Other people rushed forward and Kessler was swept away in a sea of media and demonstrators where the chants “indict for murder now” and “he invited these people” could be heard.

Kessler yelled one more thing before completely disappearing: “I’ll be in Washington tomorrow.”

He was escorted away by the police.

Officials said Robert K. Litzenberger of Charlottesville was charged with misdemeanor assault and battery after a state trooper witnessed Litzenberger spit on Kessler as he was walking away.

State police officials said that because the charge was a misdemeanor, Litzenberger was released on an unsecured bond.

Richard Spencer, one of the co-organizers of the event, declined to appear at today’s press conference. There is one slated for Washington D.C. on Monday, where speakers from the canceled event will also be present.

The rally 

Protesters wielding sticks and cans of pepper spray clashed during a "Unite the Right" rally in Charlottesville, Saturday morning.

White nationalists and other right-wing groups fought fist to fist with counter-protesters who called themselves antifa, the opposition to fascist ideologies, groups and individuals.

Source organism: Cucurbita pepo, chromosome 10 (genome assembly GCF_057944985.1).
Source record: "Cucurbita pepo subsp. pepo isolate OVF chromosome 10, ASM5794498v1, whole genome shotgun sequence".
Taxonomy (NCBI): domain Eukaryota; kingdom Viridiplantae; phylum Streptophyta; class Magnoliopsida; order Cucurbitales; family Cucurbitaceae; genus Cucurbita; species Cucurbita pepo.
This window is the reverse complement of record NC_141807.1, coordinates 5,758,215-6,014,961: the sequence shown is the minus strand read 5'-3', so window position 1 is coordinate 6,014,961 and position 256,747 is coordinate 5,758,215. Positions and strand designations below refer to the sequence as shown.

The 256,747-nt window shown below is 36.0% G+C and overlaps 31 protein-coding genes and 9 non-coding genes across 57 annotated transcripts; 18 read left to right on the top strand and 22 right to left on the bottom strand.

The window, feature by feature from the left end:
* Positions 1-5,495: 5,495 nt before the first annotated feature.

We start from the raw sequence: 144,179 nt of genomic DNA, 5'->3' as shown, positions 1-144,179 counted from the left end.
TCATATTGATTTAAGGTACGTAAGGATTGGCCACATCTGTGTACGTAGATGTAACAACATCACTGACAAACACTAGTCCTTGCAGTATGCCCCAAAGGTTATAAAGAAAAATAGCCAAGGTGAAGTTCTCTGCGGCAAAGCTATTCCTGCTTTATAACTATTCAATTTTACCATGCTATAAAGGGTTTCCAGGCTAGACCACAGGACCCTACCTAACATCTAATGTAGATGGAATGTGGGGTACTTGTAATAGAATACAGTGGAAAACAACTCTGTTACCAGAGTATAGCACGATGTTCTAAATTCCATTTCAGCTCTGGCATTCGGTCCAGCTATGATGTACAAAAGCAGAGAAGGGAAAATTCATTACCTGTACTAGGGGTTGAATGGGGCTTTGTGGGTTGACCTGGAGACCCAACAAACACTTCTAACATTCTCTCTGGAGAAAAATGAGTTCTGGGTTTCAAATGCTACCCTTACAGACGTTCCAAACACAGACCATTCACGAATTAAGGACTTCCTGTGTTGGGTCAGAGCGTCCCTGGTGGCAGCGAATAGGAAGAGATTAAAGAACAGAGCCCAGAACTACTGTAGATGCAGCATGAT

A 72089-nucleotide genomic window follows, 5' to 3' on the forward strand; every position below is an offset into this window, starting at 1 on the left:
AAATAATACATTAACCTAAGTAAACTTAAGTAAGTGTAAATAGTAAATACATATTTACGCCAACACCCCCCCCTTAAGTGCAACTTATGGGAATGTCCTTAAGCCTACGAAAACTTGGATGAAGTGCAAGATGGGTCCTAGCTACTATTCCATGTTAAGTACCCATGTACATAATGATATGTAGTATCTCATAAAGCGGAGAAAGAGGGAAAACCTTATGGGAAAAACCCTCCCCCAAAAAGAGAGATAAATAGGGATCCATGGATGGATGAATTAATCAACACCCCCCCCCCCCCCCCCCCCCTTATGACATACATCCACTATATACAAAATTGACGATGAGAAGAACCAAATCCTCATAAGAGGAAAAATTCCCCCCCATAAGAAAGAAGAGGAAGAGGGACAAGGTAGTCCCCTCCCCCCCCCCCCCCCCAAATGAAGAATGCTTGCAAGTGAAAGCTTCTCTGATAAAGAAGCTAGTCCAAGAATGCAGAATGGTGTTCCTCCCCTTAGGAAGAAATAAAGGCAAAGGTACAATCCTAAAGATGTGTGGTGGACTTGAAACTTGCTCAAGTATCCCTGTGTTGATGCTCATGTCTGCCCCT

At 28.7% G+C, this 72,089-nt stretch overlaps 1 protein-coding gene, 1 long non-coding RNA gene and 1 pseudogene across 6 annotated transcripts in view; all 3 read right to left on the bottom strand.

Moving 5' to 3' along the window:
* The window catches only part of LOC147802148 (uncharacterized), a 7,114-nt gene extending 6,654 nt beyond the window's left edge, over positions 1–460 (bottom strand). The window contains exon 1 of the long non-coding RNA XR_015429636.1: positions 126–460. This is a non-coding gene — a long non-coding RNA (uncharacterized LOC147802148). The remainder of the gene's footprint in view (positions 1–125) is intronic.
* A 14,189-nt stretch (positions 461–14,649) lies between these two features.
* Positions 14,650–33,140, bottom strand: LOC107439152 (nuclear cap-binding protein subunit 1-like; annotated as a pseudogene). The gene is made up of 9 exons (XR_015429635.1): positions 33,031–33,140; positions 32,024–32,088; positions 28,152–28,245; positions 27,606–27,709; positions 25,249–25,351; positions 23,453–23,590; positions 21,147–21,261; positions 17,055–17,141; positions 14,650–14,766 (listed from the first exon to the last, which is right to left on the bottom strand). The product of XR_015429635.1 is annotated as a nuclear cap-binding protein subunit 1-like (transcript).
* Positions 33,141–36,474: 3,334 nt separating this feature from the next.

"No Nazis, no KKK, no facists, USA," chanted hundreds while a group of men and women wearing black carrying Confederate flags walked into Emancipation Park.

Protesters filled East Market Street hours before the scheduled noon rally often throwing bottles and sticks at each other. Many were toting shields and wearing body armor.

Virginia Gov. Terry McAuliffe declared a state of emergency “to aid state response to violence” around 11 a.m. and the National Guard was activated to help remove the clashing protesters from Emancipation Park and the streets.

The alt-right protesters then moved to McIntire Park about two miles away to regroup and hear from their leaders, like David Duke.

People filled the streets

Heyer was killed when a car plowed into the dispersed crowd at about 1:42 p.m.

“A Dodge Challenger was traveling south on 4th Street at a high rate of speed when it rear-ended a sedan headed south on 4th Street. The impact of that crash pushed the sedan into the minivan in front of it. The minivan had slowed for a crowd of people crossing through the intersection,” a spokeswoman for the City of Charlottesville said. “The impact of the crash pushed the vehicles into the crowd of pedestrians. The Dodge Challenger fled the scene, but was located and stopped a short time later by Charlottesville Police.”

The driver of the Dodge Challenger, identified as James A. Fields Jr., 20, of Maumee, Ohio, was taken into custody and charged with one count of second-degree murder, three counts of malicious wounding, and one count of hit-and-run.